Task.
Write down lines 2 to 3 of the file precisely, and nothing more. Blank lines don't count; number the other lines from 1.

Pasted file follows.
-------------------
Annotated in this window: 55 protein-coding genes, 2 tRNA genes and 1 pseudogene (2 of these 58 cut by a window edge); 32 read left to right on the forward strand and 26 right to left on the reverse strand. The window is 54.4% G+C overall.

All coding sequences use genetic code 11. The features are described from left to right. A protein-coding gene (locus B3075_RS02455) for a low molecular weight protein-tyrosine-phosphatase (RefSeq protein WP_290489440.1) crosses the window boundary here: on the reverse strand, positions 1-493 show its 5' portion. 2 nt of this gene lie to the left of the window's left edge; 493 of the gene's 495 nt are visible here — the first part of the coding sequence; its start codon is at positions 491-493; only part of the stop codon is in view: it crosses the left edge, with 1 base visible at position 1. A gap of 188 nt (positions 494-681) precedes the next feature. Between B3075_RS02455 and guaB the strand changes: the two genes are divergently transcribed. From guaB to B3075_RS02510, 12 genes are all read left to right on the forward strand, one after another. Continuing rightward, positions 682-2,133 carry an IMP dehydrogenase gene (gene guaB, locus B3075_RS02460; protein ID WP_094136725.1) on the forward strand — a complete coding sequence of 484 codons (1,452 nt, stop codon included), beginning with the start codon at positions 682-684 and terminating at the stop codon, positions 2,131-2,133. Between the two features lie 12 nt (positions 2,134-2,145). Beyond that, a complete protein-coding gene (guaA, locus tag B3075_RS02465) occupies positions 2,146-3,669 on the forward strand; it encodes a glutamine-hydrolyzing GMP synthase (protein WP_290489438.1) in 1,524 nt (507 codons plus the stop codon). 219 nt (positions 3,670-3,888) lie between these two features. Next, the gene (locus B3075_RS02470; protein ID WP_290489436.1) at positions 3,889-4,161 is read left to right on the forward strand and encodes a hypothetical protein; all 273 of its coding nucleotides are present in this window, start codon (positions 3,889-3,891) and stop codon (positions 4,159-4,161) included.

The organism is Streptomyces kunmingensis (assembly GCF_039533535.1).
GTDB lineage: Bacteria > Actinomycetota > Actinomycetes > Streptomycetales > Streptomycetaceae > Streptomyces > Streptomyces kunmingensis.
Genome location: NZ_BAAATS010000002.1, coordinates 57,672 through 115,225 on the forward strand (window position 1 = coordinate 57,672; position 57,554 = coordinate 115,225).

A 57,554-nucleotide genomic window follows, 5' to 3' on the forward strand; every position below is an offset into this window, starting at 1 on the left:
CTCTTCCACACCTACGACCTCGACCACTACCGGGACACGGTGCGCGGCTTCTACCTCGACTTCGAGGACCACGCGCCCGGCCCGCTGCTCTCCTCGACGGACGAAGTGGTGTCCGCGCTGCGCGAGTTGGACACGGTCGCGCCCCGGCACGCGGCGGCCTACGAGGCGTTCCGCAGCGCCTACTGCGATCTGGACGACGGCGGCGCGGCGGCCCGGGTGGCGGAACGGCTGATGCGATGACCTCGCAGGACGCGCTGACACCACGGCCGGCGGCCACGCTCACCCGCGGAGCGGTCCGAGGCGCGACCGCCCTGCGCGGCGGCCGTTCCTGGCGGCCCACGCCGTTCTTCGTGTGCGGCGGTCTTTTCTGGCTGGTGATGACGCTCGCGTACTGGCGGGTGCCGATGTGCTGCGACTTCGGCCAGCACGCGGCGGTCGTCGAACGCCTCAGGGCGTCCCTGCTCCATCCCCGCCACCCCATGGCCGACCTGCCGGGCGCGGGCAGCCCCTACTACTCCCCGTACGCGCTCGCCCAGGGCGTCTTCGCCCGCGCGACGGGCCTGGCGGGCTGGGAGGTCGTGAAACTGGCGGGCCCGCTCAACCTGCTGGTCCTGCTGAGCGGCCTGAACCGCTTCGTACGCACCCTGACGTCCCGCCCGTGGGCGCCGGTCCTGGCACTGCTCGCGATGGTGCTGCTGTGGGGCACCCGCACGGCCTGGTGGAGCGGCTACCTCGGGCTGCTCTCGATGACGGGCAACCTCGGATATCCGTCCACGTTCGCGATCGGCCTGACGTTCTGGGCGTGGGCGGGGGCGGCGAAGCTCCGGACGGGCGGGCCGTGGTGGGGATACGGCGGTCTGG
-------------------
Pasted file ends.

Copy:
All coding sequences use genetic code 11. The features are described from left to right. A protein-coding gene (locus B3075_RS02455) for a low molecular weight protein-tyrosine-phosphatase (RefSeq protein WP_290489440.1) crosses the window boundary here: on the reverse strand, positions 1-493 show its 5' portion. 2 nt of this gene lie to the left of the window's left edge; 493 of the gene's 495 nt are visible here — the first part of the coding sequence; its start codon is at positions 491-493; only part of the stop codon is in view: it crosses the left edge, with 1 base visible at position 1. A gap of 188 nt (positions 494-681) precedes the next feature. Between B3075_RS02455 and guaB the strand changes: the two genes are divergently transcribed. From guaB to B3075_RS02510, 12 genes are all read left to right on the forward strand, one after another. Continuing rightward, positions 682-2,133 carry an IMP dehydrogenase gene (gene guaB, locus B3075_RS02460; protein ID WP_094136725.1) on the forward strand — a complete coding sequence of 484 codons (1,452 nt, stop codon included), beginning with the start codon at positions 682-684 and terminating at the stop codon, positions 2,131-2,133. Between the two features lie 12 nt (positions 2,134-2,145). Beyond that, a complete protein-coding gene (guaA, locus tag B3075_RS02465) occupies positions 2,146-3,669 on the forward strand; it encodes a glutamine-hydrolyzing GMP synthase (protein WP_290489438.1) in 1,524 nt (507 codons plus the stop codon). 219 nt (positions 3,670-3,888) lie between these two features. Next, the gene (locus B3075_RS02470; protein ID WP_290489436.1) at positions 3,889-4,161 is read left to right on the forward strand and encodes a hypothetical protein; all 273 of its coding nucleotides are present in this window, start codon (positions 3,889-3,891) and stop codon (positions 4,159-4,161) included.

The organism is Streptomyces kunmingensis (assembly GCF_039533535.1).